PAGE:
SIHH 2018: School Of Hard Knocks—Richard Mille’s Solution To The Polo Problem
Despite being known as a gentleman's pasttime, the sport of polo is still a decidedly violent sport—as can be somewhat expected when mallets and galloping are involved. This school of hard knocks presents an interesting challenge for watchmakers, as most watches are usually not robust enough to withstand blunt-force trauma at close range—most mechanical watches are fragile feats of micro-engineering. But it was a challenge that Richard Mille took on with gusto. At SIHH 2018, Richard Mille presents their new RM 53-01 Pablo Tourbillon Mac Donough, which uses two groundbreaking innovations to solve the impact-induced problems.
The RM 53-01 Tourbillon Pablo Mac Donough tackles two different problems—that of shattering glass, and a tourbillon movement's structural integrity. Normal sapphire glass would not be able to withstand the extreme force that polo players exert, so a direct blow to the watch would most likely result in the protective glass shattering outright. To combat this, Richard Mille worked with sapphire glass specialists Stettler to produce a laminated glass. Inspired by technology already in use in the world of fast cars, the laminated glass conprises of two sheets of sapphire glass separated by a thin polyvinyl film—a first in the world of watchmaking. When hit with a mallet, the laminated glass might crack, but it won't shatter, so it will continue to protect the delicate movement from the violence of the polo field. This glass, with accompanying anti-reflective and UV coatings, is a patent-pending Richard Mille exclusive.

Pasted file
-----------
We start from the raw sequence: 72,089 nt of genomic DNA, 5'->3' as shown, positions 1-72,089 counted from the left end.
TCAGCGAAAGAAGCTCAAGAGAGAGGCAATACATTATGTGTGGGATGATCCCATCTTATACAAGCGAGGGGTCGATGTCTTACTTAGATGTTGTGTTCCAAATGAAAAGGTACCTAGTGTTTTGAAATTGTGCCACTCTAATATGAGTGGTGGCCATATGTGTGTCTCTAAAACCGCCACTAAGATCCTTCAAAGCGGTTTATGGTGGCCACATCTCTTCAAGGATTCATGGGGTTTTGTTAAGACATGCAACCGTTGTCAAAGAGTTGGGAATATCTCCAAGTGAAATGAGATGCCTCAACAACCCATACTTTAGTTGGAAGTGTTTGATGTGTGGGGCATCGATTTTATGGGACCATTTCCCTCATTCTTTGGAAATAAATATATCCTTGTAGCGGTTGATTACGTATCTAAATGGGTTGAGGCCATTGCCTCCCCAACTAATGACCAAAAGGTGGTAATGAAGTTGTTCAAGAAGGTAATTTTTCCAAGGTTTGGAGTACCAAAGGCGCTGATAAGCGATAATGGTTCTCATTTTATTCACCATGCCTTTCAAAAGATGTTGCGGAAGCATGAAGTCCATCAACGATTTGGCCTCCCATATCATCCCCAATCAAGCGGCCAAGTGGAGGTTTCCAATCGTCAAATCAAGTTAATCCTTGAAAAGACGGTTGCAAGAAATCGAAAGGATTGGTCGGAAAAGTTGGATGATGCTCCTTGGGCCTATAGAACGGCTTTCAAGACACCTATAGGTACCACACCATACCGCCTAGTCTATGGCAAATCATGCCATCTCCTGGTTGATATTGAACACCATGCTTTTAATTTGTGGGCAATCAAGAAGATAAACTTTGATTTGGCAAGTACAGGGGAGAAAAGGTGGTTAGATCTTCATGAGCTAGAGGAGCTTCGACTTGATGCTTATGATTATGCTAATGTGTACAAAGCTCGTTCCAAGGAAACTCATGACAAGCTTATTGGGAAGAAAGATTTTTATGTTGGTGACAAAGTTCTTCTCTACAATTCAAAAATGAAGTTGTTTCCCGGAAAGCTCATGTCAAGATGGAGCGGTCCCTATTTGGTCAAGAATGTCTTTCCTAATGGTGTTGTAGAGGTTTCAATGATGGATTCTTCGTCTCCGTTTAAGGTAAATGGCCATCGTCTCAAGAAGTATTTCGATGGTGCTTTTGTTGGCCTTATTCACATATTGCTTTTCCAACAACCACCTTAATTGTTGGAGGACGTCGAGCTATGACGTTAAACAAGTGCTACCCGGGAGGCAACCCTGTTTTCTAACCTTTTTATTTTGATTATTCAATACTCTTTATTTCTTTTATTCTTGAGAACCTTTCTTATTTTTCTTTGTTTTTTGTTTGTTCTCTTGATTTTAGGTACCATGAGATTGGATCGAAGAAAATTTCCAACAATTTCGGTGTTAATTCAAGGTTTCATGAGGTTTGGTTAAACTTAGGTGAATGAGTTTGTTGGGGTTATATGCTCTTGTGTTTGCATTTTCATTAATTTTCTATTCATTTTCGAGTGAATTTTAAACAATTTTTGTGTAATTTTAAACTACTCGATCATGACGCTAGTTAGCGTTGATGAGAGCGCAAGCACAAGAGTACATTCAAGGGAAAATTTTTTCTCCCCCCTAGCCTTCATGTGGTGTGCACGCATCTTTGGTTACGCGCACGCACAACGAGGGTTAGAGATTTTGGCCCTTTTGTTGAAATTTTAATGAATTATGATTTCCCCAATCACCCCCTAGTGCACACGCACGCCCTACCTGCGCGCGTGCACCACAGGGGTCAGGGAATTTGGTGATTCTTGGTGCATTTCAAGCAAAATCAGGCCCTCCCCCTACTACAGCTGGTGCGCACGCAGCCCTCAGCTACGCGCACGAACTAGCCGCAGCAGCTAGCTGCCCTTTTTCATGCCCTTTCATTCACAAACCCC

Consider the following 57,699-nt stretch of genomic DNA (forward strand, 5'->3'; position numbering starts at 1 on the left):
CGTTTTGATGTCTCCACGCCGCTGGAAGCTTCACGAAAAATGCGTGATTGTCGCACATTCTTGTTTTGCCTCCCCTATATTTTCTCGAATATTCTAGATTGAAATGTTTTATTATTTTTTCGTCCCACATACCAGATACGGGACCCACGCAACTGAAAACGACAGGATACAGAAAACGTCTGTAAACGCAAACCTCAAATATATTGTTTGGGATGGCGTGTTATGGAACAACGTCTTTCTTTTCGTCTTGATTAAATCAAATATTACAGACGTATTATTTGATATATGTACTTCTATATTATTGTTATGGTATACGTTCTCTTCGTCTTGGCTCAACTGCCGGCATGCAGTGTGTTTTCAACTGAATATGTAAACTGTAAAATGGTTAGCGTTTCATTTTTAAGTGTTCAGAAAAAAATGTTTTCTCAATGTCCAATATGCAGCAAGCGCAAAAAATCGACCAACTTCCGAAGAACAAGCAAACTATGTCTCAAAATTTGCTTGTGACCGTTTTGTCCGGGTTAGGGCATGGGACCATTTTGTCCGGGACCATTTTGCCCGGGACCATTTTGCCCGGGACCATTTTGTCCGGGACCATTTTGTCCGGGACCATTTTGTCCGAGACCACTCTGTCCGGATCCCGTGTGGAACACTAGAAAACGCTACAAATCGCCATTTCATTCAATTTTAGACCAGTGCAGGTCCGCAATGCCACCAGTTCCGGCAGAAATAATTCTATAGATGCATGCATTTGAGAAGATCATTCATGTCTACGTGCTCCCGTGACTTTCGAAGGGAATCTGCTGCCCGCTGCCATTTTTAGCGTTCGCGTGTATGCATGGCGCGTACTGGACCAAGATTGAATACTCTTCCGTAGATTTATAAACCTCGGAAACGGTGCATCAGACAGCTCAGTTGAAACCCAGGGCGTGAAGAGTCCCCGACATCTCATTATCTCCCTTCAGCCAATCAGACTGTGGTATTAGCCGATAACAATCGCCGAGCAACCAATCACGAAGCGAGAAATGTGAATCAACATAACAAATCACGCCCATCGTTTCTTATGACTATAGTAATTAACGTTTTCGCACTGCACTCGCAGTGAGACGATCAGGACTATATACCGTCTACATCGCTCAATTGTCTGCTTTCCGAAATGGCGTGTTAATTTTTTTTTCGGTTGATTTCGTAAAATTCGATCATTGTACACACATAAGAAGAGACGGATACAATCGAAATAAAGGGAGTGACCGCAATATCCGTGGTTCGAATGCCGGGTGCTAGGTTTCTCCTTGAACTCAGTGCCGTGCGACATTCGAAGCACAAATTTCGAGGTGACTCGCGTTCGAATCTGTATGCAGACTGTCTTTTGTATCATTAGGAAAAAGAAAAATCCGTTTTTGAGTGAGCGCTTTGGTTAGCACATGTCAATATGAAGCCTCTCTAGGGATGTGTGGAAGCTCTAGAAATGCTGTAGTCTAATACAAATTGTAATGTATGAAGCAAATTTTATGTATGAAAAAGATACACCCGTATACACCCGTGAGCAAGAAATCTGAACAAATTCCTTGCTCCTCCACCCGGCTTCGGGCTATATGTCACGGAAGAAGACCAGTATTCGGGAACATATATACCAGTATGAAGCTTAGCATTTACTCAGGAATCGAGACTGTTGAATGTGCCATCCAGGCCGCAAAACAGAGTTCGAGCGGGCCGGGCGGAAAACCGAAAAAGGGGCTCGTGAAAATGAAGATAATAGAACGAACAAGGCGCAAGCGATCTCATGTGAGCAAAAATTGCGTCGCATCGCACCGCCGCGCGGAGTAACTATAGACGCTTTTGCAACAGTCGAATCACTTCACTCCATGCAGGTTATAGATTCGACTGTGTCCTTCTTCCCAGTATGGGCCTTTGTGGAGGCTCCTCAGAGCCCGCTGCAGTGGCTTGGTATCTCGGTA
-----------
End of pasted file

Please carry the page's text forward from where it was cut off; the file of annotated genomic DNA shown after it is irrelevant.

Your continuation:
On top of that, the case of the RM 53-01 Pablo Mac Donough is machined in Carbon TPT, Richard Mille's trademark carbon fibre material that is extremely tough and resilient to micro-cracks and tears.
Even if the glass doesn't shatter, a blow would severely impact the functioning of a delicate tourbillon movement. To ensure the movement's structural stability, Richard Mille created an entirely new movement architecture that uses braided steel cables to absorb the impact of any shocks.
The cable-suspended movement uses two separate baseplates, a peripheral plate that is linked to the case, and a central plate that is linked to the peripheral plate. The central plate is held in place by just two cables, each 0.27mm in diameter, running through a system of 10 pulleys and four tensioners. By ensuring an even distribution of tension, the watchmaker can ensure that the whole mechanism is balanced, and is able to absorb any shocks from the field.
Richard Mille has worked with world-renowned polo player Pablo Mac Donough for a number of years now, and this is their second collaboration together. The first was launched at SIHH in 2012. The RM 53-01 Pablo Mac Donough is the result of much back and forth between the brand and the sportsman himself—what better way to field-test a watch, right? The fact that Richard Mille is willing and able to construct a watch that is robust enough for a polo player is a testament to both the brand's ingenuity and the strength of the bond between brand and ambassador. Plus, since we get an excellent watch out of this partnership, we'd say that us consumers are the real winners on this field.